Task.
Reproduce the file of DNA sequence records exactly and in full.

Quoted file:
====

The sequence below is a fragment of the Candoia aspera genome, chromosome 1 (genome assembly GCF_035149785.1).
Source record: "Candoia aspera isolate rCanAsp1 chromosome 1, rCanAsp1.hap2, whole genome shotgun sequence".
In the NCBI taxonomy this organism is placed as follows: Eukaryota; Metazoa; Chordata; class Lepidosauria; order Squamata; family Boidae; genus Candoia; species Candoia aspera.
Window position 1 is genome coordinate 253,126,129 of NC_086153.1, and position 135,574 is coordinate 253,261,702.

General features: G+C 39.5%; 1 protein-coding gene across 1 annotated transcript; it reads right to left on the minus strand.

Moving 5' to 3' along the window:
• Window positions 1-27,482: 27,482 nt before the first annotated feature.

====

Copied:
The sequence below is a fragment of the Candoia aspera genome, chromosome 1 (genome assembly GCF_035149785.1).
Source record: "Candoia aspera isolate rCanAsp1 chromosome 1, rCanAsp1.hap2, whole genome shotgun sequence".
In the NCBI taxonomy this organism is placed as follows: Eukaryota; Metazoa; Chordata; class Lepidosauria; order Squamata; family Boidae; genus Candoia; species Candoia aspera.
Window position 1 is genome coordinate 253,126,129 of NC_086153.1, and position 135,574 is coordinate 253,261,702.

General features: G+C 39.5%; 1 protein-coding gene across 1 annotated transcript; it reads right to left on the minus strand.

Moving 5' to 3' along the window:
• Window positions 1-27,482: 27,482 nt before the first annotated feature.